I returned to Windhoek the following day and had a whirlwind of errands to accomplish that week before flying home. Upon reaching the U.S. again, I heard the Hoanib River came down in full flood at a force and volume not seen in many years the day after I left the country.

Just two weeks previously when I last was on the river, only a few small springs remained that were quickly drying up. The new water will transform the vegetation and bring about a flush of insects and new life. Wildlife will disperse, but floods in the desert are temporary and it is only a matter of time until the riverbed is dry and cracked and the water is once again concentrated in a few small areas.

I heard the flood cut through the dunes of Skeleton Coast National Park, but ran out of steam in the mouth of the river just a quarter of a mile, or a few hundred meters, from the ocean. Desert life is full of extremes.

Desert elephants enjoy a sip of water after another hot day in the Hoanib River (Photo by Theresa Laverty)
Young and old desert elephants enjoy a sip of water after another hot day on the Hoanib River. (Photo by Theresa Laverty)

Purpose of this Pilot Study

I spent my winter break in the northern Namib Desert piloting my Ph.D. research. Specifically, I wished to address:

1) how herbivore communities differ between the dry river systems,

2) if there appears to be differences in bat communities across the different river systems, and

3) what factors might be responsible for these differences in bat communities.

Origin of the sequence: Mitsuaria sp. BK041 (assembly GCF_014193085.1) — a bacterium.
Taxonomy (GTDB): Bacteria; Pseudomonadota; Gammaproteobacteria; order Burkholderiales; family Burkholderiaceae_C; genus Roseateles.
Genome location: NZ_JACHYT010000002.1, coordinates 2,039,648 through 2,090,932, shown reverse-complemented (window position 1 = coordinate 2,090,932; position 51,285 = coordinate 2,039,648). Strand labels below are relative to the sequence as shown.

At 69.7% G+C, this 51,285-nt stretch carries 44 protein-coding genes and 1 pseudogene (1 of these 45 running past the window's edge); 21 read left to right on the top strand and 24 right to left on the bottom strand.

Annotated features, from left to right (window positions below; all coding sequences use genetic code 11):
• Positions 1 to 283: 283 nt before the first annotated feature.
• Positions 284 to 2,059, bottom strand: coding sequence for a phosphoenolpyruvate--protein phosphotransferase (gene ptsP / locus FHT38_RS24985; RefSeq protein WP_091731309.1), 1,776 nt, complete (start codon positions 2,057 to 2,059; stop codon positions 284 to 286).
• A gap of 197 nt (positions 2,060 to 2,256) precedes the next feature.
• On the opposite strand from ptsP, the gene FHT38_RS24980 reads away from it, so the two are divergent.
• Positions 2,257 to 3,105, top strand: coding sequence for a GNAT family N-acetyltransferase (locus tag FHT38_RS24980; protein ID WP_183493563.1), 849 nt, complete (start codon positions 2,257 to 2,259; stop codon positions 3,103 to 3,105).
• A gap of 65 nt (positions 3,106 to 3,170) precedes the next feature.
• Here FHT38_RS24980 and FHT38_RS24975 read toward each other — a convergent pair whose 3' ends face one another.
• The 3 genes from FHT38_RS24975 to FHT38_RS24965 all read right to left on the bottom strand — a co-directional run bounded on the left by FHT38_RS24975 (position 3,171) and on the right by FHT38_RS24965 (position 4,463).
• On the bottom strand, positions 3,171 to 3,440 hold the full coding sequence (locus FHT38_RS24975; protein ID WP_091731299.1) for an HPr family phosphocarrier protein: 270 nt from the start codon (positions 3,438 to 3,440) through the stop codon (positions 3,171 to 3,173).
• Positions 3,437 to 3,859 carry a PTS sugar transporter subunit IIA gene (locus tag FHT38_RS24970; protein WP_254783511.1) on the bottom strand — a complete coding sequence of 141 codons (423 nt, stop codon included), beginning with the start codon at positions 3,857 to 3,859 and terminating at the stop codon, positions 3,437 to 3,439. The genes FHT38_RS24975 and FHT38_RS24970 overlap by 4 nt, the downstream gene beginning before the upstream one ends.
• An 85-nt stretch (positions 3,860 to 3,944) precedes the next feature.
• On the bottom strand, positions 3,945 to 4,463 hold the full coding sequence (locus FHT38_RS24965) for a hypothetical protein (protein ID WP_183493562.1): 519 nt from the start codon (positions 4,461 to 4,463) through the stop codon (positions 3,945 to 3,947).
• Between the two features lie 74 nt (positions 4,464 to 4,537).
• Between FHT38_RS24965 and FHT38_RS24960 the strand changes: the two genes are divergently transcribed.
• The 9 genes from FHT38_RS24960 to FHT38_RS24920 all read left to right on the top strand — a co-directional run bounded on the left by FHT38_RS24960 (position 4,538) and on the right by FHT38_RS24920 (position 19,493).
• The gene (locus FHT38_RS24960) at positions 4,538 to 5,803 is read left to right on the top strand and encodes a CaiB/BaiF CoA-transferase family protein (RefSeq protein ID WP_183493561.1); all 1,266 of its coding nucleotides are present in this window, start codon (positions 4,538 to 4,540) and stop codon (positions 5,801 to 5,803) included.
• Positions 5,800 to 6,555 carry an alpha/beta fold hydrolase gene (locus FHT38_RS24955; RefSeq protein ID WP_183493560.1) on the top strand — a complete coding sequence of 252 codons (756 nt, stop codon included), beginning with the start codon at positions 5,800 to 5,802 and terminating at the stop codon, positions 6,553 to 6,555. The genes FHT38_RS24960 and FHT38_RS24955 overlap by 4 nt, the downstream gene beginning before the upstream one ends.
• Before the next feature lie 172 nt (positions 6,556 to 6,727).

Due to the large difference in elephant population densities in particular between the river systems, I am interested in linking the communities of some of the largest terrestrial mammals (the elephants) to some of the smallest (insect-eating bats).

Given their small size, high mobility, and nocturnal behavior, bats are traditionally very hard to study, yet play an important role in controlling insect populations. Like elephants, they are what ecologists call “k-selected” species—ones that reproduce slowly and have long lifespans.

For instance, some bats are known to live over 30 years in the wild and typically have 1-2 pups per year. As conservationists, we tend to focus primarily on the k-selected species since those species take longer to rebound after declines given their reproductive constraints. Therefore, it is important we do not overlook bats when prioritizing species due to their conservation concerns.

Schlieffen's twilight bat, Nycticeinops schlieffeni (Photo by Theresa Laverty)
Bats come in all shapes and sizes. Most insectivorous species, like Schlieffen’s twilight bat (Nycticeinops schlieffeni) pictured above, are small enough to fit easily in the palm of a hand. (Photo by Theresa Laverty)

An Arid Eden

I am already looking forward to returning to the Namib now that my pilot season is behind me in hopes to tackle the bigger food web questions that motivated this study. It is never an easy transition returning from the field, but I should be back in desert northwestern Namibia before the year is up. I can surely promise you that this “arid Eden”—the title conservationist Garth Owen-Smith uses for northwestern Namibia—will always be playing in the back of my mind.

There is nothing quite like a Namib Desert sunset when preparing for a night of netting for bats. (Photo by Theresa Laverty)

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Meet the Author

Author Photo Theresa Laverty
My name is Theresa Laverty, and I am a postdoctoral fellow in Colorado State University's Department of Fish, Wildlife, and Conservation Biology. For my PhD, I studied the community ecology surrounding desert water sources in Namibia. More specifically, I examined how large mammalian herbivores, via their direct and indirect effects on vegetation and insect communities around rare, aboveground water bodies, could impact bat communities that prey on insects. My research took place along the ephemeral desert rivers of the northwest, where elephants, giraffe, black rhinos, and many smaller herbivores live among the livestock of traditional pastoralists. I hope you enjoy reading my posts from the field!